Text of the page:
The final step for the shipping was where to ship the packages to. I don’t have any close friends or family in the area, so that wasn’t an option. I called the post office closest to the SLC airport, and asked them about it. They told me about general delivery. With your package addressed for general delivery, it will be held at the post office, and you just have to show up with your ID to pick it up. However, the post office I called stated that I would have to pick it up at the post office downtown, which wasn’t a huge issue. The USPS website says that general delivery packages will be held for 30 days. However, when I called the downtown SLC post office, they said they would only hold it for 10 days. Just something to be aware of if you go this route. (Also keep in mind that you will need to take return labels with you to put on your packages to ship them back home. I printed some out prior to leaving and took them with me in a book so they didn’t get bent up during the trip.)

So now that the shipping was figured out, I could go ahead and book my flights. Southwest seemed to have the cheapest round trip flights, and they got me to Salt Lake City pretty early in the day, so I went with them. I then had to get a method of transportation. I looked at several car rental places at the airport, and the one with the best reviews was Enterprise. I had used Enterprise once before and had a good experience, so I decided to go with them. I had heard, however, that it may be significantly cheaper to rent a car away from the airport, so I started looking at Enterprise locations away from the airport. It turned out that it was about $200 cheaper to rent a car from a downtown location than at the airport. And as an added bonus, the Enterprise location was just a couple blocks from the downtown post office. Round trip Uber between the Airport and the Enterprise location was about $30, so I would still save about $170.

The Cost

Here is roughly how much it cost me to do the trip this way:

Shipping Packages: $220
Airfare: $340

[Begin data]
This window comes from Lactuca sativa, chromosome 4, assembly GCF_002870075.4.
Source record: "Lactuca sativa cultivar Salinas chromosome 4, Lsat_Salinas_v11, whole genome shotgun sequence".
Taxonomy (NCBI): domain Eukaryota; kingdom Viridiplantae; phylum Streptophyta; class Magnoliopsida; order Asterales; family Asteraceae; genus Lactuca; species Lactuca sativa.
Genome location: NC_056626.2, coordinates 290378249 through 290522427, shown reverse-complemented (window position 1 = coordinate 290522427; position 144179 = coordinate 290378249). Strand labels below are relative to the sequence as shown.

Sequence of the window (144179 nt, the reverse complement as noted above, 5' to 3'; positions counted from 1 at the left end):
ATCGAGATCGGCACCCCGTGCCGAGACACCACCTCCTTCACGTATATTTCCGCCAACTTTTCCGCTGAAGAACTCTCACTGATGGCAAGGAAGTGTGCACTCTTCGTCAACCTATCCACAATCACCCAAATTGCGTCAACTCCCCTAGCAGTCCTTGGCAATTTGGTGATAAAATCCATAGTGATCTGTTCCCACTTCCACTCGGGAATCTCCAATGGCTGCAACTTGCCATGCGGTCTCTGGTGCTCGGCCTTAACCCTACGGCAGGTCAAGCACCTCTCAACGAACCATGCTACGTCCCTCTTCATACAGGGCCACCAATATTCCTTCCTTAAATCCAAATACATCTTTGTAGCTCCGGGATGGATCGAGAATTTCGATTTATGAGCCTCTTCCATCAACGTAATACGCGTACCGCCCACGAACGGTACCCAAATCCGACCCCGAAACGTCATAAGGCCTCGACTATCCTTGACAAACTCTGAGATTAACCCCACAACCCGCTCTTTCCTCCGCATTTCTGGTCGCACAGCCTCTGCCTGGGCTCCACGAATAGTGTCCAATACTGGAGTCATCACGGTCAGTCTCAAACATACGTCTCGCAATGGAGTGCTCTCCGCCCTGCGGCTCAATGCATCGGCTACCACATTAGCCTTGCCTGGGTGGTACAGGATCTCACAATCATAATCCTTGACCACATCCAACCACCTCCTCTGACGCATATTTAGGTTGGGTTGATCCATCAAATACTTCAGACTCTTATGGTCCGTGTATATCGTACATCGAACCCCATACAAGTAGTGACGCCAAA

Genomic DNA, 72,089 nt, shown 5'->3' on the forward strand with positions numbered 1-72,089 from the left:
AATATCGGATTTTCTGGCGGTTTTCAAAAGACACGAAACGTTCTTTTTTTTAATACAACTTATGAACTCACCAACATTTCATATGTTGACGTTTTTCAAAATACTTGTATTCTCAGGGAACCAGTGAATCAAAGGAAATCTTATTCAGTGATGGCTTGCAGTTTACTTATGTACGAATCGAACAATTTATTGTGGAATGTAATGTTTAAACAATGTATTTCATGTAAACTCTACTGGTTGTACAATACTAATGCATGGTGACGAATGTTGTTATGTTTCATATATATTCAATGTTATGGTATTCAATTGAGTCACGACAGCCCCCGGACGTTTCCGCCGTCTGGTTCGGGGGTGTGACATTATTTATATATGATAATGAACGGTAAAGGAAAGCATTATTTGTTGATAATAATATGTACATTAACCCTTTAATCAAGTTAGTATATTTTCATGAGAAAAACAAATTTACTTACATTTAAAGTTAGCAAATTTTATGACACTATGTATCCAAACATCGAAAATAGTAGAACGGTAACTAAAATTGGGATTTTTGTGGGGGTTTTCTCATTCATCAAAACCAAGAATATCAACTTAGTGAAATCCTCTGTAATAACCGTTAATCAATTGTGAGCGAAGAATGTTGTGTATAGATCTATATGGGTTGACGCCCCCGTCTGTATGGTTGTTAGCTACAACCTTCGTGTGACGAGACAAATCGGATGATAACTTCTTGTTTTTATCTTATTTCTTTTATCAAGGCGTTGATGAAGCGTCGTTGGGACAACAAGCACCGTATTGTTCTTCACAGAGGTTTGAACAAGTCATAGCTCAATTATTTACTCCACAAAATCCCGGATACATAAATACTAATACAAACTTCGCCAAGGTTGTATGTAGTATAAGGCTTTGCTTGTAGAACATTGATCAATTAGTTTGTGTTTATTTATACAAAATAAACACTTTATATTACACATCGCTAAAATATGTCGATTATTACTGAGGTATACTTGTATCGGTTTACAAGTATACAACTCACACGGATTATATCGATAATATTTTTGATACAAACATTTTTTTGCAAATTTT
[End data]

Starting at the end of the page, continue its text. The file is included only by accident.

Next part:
Car Rental: $200
Rental Car Gas: $20
Uber: $35
Travel Meals: $40
Hotel: $90
Airport Parking in OKC: $60
Total: ~$1,000

Had I done it driving instead of flying, here is what I estimate the cost would have been:

Gas: 2,306 miles/30 mpg = 77 gallons x $3.00/gal = $231
Hotels: $180
Travel Meals: $70
Total: $481

So quite a bit more expensive to go the flying route as opposed to driving (assuming I’m not forgetting anything). But what about the time component?

The Time

Here is how the time works out flying:

Thursday: Fly from OKC to SLC, get some hiking in
Friday: Hiking
Saturday: Hiking
Sunday: Hiking
Monday: Hiking
Tuesday: Hike out to trailhead, stay in hotel in Park City.
Wednesday: Spend a little time in Park City/SLC, then fly from SLC to OKC

Here is how I figure I could do it driving:

Thursday: Drive 10 hours, stay in hotel.
Friday: Drive 7 hours, arrive at trailhead, get a little bit of hiking in.
Saturday: Hiking
Sunday: Hiking
Monday: Hiking
Tuesday: Hiking
Wednesday: Hike out to trailhead, drive 7 hours, stay in hotel.
Thursday: Drive 10 hours, arrive in OKC.

The driving option ends up being roughly twice the actual travel time compared to the flying option. With the driving option, to get roughly the same amount of hiking time, I would have to miss one extra day of work compared to the flying option. The flying route also gave me a little time to spend in Park City, although not a whole lot of time (an afternoon and morning, although some of that time would be spent getting cleaned up and getting stuff packed up and shipped). Keep in mind, though, that this will depend on how far you have to drive and your flight options.

What I’ll Change Next Time

Having gone through all this, there will probably be a couple things I do differently next time:

  1. If I’m making another trip to Utah, I’ll probably drive next time and save myself a few hundred bucks and the hassle of having to ship all my gear. I’m blessed to get generous PTO at my current job, so using my PTO is less of a worry for me than I’m sure it is for others. I also enjoy road trips and am not a huge fan of flying.
  2. Next time I do fly, I will probably try to use a larger carry on bag, and bring along my sleeping bag in it’s stuff sack. The sleeping bag takes up the majority of one of the storage totes, so I’m pretty sure if I take that in my carry on (and maybe a few other smaller items), I may have to only send one package instead of two.

 

Hopefully this has been useful for you. I know when I first started planning this trip, it was a little daunting trying to figure out all the logistics and the best way to go about it. Each trip will be different, but I hope this at least helps you see different options you have, or gives you some ideas you hadn’t thought about, for your next trip.